Debt Adjustment Companies – Required Filings

Georgia law regulates the activities of companies that offer credit counseling and renegotiation and payoff of consumer debt.  Under the Debt Adjustment Act (O.C.G.A. Section 18-5-1 et seq.), a debt adjusting company may not charge a fee of more than 7.5 percent of the amount a client pays monthly for distribution to his or her creditors.  In addition, this law requires that:

  • All funds received from a debtor, minus authorized fees, are disbursed to creditors within 30 days of receiving them.
  • A separate trust account is maintained for a client’s funds, which must be audited annually by an independent, third-party certified public accountant.
  • Insurance coverage is maintained for:
    • employee dishonesty,
    • depositor forgery, and
    • computer fraud, in an amount not less than the greater of $100,000 or ten percent of the monthly average of all debtor deposits for the immediately-preceding six months—with a deductible not exceeding ten percent of the policy face amount.

The insurance policy must be issued by a company rated at least   "A-" or its equivalent by a nationally-recognized rating organization, and the Governor’s Office of Consumer Protection (OCP) must be given 30 days’ advance notice of policy termination.

  • Copies of the above audits and insurance policies are filed annually with the Governor’s Office of Consumer Protection.  While OCP is not responsible for oversight of debt adjustment companies, it serves as a repository for these requisite filings.  [See below for required submission form.]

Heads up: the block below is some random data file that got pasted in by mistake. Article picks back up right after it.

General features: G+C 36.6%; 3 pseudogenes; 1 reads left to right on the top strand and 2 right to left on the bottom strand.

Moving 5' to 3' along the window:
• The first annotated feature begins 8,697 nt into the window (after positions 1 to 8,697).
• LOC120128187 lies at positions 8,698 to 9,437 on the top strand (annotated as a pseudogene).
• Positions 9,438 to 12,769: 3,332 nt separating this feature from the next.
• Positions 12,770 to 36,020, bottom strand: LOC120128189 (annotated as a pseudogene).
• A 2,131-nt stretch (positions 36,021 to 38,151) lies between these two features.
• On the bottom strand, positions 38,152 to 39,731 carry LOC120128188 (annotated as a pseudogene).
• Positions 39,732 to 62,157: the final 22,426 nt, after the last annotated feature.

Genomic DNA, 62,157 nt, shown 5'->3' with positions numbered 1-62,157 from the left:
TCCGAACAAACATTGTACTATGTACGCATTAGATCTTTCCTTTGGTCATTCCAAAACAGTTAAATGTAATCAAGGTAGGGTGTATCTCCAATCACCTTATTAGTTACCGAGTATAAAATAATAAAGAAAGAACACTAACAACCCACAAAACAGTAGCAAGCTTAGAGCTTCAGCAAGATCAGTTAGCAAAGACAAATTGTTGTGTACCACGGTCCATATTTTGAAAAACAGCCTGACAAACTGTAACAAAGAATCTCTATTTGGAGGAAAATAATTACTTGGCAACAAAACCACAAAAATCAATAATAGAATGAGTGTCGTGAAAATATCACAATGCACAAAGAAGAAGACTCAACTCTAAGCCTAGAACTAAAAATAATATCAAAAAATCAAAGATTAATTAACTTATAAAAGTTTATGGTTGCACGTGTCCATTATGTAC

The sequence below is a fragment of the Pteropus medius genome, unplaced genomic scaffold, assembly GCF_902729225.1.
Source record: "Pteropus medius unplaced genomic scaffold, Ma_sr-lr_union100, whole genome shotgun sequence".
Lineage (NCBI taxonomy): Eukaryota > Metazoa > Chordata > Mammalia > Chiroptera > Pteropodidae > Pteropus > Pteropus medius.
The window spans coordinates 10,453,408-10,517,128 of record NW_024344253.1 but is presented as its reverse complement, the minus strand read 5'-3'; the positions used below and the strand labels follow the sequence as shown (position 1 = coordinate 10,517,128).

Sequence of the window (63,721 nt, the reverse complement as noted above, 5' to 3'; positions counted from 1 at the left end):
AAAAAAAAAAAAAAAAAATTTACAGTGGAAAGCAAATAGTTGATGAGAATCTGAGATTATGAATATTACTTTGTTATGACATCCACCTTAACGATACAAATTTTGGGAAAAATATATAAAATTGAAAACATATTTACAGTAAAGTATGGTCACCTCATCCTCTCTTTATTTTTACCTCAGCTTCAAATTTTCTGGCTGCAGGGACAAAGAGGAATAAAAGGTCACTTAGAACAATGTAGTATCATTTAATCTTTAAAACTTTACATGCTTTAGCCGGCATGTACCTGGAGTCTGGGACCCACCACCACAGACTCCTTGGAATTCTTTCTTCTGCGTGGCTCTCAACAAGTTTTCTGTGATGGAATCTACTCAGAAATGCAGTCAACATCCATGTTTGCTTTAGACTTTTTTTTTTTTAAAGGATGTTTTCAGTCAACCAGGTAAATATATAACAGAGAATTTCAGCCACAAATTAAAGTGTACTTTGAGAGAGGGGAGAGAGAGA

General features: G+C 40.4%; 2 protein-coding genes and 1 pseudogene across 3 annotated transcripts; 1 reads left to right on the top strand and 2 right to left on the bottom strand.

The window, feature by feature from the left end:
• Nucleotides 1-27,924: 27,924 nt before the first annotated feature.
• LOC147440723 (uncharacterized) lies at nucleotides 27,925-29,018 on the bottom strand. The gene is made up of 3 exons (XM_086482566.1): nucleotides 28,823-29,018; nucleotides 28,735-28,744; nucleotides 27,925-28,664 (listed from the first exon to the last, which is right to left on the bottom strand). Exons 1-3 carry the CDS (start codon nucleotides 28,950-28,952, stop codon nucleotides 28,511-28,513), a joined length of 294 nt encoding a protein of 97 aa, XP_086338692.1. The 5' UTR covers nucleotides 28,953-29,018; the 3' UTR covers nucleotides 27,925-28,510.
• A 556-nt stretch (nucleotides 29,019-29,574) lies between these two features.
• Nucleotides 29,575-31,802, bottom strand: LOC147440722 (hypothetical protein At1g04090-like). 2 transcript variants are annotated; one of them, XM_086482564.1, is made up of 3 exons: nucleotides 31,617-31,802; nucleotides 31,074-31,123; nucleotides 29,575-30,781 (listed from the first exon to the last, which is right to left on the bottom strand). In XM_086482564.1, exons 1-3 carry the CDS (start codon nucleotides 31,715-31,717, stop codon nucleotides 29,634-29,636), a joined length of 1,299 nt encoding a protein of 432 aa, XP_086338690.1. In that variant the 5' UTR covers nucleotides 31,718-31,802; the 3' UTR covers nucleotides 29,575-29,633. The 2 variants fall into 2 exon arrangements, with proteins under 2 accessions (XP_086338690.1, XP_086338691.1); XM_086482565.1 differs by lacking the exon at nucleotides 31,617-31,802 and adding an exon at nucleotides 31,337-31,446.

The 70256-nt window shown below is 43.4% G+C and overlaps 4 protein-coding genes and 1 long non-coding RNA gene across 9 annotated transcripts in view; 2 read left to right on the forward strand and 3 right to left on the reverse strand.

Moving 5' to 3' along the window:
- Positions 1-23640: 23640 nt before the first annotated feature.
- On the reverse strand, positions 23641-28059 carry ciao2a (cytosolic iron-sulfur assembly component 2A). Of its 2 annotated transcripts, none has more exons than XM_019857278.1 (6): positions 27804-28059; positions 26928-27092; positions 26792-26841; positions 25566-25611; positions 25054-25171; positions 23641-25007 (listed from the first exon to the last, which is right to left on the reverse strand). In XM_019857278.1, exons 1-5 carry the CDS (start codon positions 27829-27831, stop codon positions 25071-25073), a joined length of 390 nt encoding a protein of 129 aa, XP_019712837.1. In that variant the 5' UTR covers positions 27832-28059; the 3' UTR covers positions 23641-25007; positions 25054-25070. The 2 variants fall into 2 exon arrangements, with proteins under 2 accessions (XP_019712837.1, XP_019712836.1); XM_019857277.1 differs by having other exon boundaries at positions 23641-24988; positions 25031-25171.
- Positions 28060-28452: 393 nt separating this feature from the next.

Severe penalties exist for a company that does not comply with these requirements.  Depending upon the violation, penalties can take the form of either monetary fines or jail time and can range from a misdemeanor charge to a civil fine of not less than $50,000.  If you own a debt adjustment company, it is your responsibility to review in detail all the applicable code provisions with your attorney and make sure your practices are in compliance.

A debtor who has been overcharged or whose account has been mishandled in violation of the above provisions is owed a refund of all fees, charges or contributions paid, plus $5,000, and has the right to file a private legal action to collect this reimbursement.  Furthermore, the Attorney General, district attorneys and solicitors have the authority to conduct criminal prosecution of debt adjustment cases, and both the Attorney General and OCP have specific responsibilities with respect to civil enforcement of the Debt Adjustment Act.

Note that there are certain circumstances where this Act does not apply.  These include services offered by institutions such as the Federal National Mortgage Association, banks, trust companies, savings and loan associations, credit unions, the Federal Reserve and the Federal Deposit Insurance Corporation.  Also exempt are the practice of law, industrial loans and individuals seeking debt recovery in personal situations.

Associated Document(s):